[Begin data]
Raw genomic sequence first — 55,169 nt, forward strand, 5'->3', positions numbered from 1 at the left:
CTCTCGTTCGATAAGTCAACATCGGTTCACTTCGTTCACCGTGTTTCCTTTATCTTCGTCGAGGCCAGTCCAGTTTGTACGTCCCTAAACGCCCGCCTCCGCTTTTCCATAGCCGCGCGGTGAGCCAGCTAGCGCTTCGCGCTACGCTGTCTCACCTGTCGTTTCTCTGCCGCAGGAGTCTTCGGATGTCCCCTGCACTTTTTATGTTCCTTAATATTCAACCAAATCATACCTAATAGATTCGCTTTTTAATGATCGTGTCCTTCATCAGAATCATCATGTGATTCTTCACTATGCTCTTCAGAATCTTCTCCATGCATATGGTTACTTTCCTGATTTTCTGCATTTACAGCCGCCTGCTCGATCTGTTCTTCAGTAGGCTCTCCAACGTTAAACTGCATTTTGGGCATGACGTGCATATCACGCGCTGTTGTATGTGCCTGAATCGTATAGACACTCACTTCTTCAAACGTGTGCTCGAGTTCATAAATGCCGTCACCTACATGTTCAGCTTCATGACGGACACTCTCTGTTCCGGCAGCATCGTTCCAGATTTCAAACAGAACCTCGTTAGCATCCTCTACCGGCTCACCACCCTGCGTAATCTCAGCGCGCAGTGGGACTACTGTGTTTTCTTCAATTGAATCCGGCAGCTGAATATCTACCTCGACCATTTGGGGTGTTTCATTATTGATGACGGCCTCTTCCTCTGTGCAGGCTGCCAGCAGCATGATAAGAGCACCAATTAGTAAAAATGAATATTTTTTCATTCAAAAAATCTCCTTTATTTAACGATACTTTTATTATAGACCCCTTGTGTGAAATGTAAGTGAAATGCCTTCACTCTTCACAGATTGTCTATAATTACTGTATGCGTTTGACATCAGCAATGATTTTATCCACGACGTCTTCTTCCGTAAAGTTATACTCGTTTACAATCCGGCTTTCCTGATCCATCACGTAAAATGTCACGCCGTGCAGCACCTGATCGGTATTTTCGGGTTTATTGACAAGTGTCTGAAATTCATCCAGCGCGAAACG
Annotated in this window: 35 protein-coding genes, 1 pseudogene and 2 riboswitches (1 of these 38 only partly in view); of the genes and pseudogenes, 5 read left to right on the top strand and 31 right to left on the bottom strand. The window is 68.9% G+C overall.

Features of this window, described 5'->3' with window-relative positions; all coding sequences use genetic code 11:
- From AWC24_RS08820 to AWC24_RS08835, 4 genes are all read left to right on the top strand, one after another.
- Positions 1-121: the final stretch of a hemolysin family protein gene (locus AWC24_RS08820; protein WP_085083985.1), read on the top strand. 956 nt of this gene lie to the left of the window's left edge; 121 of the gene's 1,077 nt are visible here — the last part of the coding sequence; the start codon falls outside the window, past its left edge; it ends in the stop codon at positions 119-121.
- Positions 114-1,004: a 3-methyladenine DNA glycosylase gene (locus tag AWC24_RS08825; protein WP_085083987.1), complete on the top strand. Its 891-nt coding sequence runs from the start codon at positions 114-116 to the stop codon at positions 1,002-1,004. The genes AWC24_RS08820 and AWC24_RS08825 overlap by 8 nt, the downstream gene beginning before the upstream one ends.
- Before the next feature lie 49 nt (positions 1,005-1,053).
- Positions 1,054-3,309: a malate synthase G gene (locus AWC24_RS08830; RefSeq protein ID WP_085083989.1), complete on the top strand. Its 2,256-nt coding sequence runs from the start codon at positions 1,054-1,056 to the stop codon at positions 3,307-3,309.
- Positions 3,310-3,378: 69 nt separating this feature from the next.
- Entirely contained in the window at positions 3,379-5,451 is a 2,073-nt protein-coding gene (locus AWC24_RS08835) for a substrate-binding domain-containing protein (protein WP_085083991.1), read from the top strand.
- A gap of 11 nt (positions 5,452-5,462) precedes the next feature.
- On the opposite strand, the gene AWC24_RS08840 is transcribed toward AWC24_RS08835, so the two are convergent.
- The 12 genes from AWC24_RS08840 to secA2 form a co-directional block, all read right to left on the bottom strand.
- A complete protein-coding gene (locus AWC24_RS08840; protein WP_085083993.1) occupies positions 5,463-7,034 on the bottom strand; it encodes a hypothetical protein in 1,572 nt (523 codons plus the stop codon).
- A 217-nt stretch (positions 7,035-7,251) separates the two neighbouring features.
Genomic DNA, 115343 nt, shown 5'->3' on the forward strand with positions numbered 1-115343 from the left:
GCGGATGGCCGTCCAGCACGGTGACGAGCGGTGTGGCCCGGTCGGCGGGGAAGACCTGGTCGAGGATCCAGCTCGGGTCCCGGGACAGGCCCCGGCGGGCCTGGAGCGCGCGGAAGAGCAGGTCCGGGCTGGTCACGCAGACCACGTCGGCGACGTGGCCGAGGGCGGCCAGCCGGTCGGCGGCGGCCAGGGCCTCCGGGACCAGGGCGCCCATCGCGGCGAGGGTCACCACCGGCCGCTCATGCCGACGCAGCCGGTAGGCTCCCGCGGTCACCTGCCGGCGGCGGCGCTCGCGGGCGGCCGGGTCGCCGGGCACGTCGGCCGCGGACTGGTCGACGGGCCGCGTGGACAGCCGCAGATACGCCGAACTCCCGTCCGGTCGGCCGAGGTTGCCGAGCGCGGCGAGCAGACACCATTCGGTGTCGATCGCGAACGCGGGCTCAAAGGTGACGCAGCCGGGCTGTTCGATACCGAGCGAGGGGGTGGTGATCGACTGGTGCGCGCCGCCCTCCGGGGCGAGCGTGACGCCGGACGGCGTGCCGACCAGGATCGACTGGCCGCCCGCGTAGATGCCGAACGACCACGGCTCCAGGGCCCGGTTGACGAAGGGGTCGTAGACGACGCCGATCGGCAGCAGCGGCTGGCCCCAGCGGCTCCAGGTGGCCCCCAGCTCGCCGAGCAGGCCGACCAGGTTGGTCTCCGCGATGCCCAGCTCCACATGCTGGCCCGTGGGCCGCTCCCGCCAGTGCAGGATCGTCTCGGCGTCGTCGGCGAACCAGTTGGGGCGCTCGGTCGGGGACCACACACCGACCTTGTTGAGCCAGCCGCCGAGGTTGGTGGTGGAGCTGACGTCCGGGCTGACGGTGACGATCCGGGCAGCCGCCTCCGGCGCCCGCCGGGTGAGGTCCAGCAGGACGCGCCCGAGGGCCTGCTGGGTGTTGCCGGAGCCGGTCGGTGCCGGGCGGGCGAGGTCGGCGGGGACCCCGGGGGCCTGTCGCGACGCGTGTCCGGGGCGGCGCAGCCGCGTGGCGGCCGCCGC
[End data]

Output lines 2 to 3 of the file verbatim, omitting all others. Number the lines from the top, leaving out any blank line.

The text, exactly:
CTCTCGTTCGATAAGTCAACATCGGTTCACTTCGTTCACCGTGTTTCCTTTATCTTCGTCGAGGCCAGTCCAGTTTGTACGTCCCTAAACGCCCGCCTCCGCTTTTCCATAGCCGCGCGGTGAGCCAGCTAGCGCTTCGCGCTACGCTGTCTCACCTGTCGTTTCTCTGCCGCAGGAGTCTTCGGATGTCCCCTGCACTTTTTATGTTCCTTAATATTCAACCAAATCATACCTAATAGATTCGCTTTTTAATGATCGTGTCCTTCATCAGAATCATCATGTGATTCTTCACTATGCTCTTCAGAATCTTCTCCATGCATATGGTTACTTTCCTGATTTTCTGCATTTACAGCCGCCTGCTCGATCTGTTCTTCAGTAGGCTCTCCAACGTTAAACTGCATTTTGGGCATGACGTGCATATCACGCGCTGTTGTATGTGCCTGAATCGTATAGACACTCACTTCTTCAAACGTGTGCTCGAGTTCATAAATGCCGTCACCTACATGTTCAGCTTCATGACGGACACTCTCTGTTCCGGCAGCATCGTTCCAGATTTCAAACAGAACCTCGTTAGCATCCTCTACCGGCTCACCACCCTGCGTAATCTCAGCGCGCAGTGGGACTACTGTGTTTTCTTCAATTGAATCCGGCAGCTGAATATCTACCTCGACCATTTGGGGTGTTTCATTATTGATGACGGCCTCTTCCTCTGTGCAGGCTGCCAGCAGCATGATAAGAGCACCAATTAGTAAAAATGAATATTTTTTCATTCAAAAAATCTCCTTTATTTAACGATACTTTTATTATAGACCCCTTGTGTGAAATGTAAGTGAAATGCCTTCACTCTTCACAGATTGTCTATAATTACTGTATGCGTTTGACATCAGCAATGATTTTATCCACGACGTCTTCTTCCGTAAAGTTATACTCGTTTACAATCCGGCTTTCCTGATCCATCACGTAAAATGTCACGCCGTGCAGCACCTGATCGGTATTTTCGGGTTTATTGACAAGTGTCTGAAATTCATCCAGCGCGAAACG
Annotated in this window: 35 protein-coding genes, 1 pseudogene and 2 riboswitches (1 of these 38 only partly in view); of the genes and pseudogenes, 5 read left to right on the top strand and 31 right to left on the bottom strand. The window is 68.9% G+C overall.